Several of the photos show a dent on the driver’s side of the truck near the bed. Lowrey said there were also white fibers and smudges from handprints found on the truck. Some of the fibers and smudges are visible in the photos shown to the court.

Lowrey said he was not able to determine when the contact that led to the smudges and fibers happened but said he believes they were related.

“They were directly above it,” he said. “It looked like they could’ve happened at the same time.”

[1:31 p.m.]: Ollivierre is continuing to examine Lowrey. She asks him about his interview with Bryan, during which the defendant recounts how he “angled at” Arbery until the man went off the side of the road. Lowrey reads from a transcript as Bryan explains that he thought Arbery was trying to reach for his car door.

“I’m pretty sure that’s what he was doing,” Bryan said during the interview, according to the transcript. “I mean, I can’t say for sure. He wasn’t on the door. I didn’t give him a chance to get to the door. But after I angled him off the side of the road, you know, and I kind of went past him. Because I didn’t hit him. Wish I would’ve took him out and not get him shot. But you know he kinda got past me a little bit.”

Lowrey then reads a portion of the transcript where Bryan described trying to back into Arbery.

[1:12 p.m.]: Court is back in session following a lunch recess.

[11:52 a.m.]: The court has entered a lunch recess. Direct examination will continue after the recess.

[11:31 a.m.]: State prosecutor Larissa Ollivierre has called Stephan Lowrey to the stand. Lowrey was formerly a patrol officer in the Brunswick Police Department. He then went to the Glynn County Police Department, where he worked as a narcotics investigator. On Feb. 23, 2020, he was a criminal investigator at the Glynn County PD. He investigated Ahmaud Arbery’s death.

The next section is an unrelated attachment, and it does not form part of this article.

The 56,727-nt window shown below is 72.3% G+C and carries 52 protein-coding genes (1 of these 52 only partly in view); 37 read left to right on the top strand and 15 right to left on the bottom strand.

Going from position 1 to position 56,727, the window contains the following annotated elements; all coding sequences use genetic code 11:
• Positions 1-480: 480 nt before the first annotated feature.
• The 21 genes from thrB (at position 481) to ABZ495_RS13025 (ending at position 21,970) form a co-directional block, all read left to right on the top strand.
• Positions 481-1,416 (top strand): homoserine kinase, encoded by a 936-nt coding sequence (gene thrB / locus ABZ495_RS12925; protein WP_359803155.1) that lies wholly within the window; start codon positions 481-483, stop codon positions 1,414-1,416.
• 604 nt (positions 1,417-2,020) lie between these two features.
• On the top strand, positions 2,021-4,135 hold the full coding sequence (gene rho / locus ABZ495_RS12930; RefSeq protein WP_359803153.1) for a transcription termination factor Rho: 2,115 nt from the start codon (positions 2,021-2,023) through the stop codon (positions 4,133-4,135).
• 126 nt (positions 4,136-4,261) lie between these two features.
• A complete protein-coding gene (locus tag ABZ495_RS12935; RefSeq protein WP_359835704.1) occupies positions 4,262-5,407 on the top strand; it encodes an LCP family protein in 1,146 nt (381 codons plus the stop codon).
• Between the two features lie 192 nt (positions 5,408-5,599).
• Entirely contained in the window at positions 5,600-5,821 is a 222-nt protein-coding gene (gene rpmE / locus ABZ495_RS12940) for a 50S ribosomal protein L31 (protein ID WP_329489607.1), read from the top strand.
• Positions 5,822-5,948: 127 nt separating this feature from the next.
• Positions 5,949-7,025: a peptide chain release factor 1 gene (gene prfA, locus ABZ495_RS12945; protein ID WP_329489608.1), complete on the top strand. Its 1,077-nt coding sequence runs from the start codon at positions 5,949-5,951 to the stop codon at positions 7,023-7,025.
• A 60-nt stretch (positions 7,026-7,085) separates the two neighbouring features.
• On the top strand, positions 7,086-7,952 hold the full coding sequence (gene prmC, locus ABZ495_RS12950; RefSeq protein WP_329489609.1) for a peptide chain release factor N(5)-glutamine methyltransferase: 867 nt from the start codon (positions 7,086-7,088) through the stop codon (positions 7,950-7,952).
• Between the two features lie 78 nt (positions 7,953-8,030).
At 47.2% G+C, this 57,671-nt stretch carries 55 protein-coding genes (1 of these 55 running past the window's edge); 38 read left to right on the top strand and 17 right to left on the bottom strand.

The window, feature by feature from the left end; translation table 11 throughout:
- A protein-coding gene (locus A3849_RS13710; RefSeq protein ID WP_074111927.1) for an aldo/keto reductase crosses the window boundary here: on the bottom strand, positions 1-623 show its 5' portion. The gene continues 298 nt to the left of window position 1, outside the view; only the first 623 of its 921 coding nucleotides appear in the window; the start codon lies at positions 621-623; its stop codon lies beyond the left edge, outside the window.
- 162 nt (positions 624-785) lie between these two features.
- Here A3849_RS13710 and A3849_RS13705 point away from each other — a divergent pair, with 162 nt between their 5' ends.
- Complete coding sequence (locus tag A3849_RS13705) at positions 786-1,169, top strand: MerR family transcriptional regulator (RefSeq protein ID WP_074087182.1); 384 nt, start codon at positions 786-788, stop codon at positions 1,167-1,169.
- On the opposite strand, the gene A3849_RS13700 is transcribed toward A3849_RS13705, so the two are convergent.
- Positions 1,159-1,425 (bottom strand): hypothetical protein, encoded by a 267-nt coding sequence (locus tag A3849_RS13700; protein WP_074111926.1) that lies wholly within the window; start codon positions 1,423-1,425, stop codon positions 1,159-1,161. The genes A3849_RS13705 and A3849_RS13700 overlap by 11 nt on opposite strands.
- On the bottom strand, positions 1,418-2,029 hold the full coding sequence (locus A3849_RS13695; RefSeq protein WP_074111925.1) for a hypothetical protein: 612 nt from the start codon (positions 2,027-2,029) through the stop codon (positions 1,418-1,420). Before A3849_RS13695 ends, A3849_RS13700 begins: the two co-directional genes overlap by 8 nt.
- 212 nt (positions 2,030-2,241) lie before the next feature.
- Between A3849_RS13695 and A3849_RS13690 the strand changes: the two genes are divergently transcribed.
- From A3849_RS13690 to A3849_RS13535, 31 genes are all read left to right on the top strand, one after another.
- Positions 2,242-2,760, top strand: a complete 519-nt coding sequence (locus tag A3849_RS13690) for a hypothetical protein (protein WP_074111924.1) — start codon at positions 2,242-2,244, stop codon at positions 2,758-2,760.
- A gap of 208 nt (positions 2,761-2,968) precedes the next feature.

“How many citizen’s arrest cases had you investigated prior to the death of Ahmaud Arbery,” Ollivierre asks.

“None,” Lowrey responds.

When he arrived on the scene, he saw Arbery laying in the roadway. Another investigator handed him a thumb drive and said that Roddie Bryan’s cellphone was in a car.

Lowrey told the state he spoke to Bryan and asked if he would come to the police headquarters for an interview. Lowrey said Bryan seemed willing to go.

The investigator said Bryan signed a form consenting to have his phone searched for the investigation. He said the interview he conducted with Bryan was recorded on video.

Ollivierre enters both the video of the interview and a transcript of the interview into evidence.

[11:29 a.m.]: Cross-examination is complete. Matthew Albenze has been released for the day.

[10:38 a.m.]: Albenze tells the defense he was in his front yard splitting wood when he noticed a man standing in the front yard of the home under construction at the end of the street from his home. The man was later identified as Ahmaud Arbery. Albenze said he had seen a video from the owner of that home showing someone walking around his dock at night. That came to the top of his mind when he saw Arbery.

“Somone who looked like that had been on his dock,” Albenze told state prosecutor Dunikoski.

Albenze said he got his phone, walked to the end of the street and saw Arbery inside the home. He then dialed the Glynn County Police Department’s non-emergency number.

“I didn’t see an emergency,” he told the court. Dunikoski played the phone call for the court. She also asks about a moment where Albenze pointed down the street as Arbery ran out of the home under construction.

Albenze said he was simply thinking to himself: “there he goes.”

“Were you attempting to communicate with anyone at that time,” Dunikoski asked.

“No,” he replied.

“At any point in time did you call Greg and Travis McMichael?” she asked.

“No,” he said.

“Did you communicate with them?” she queried.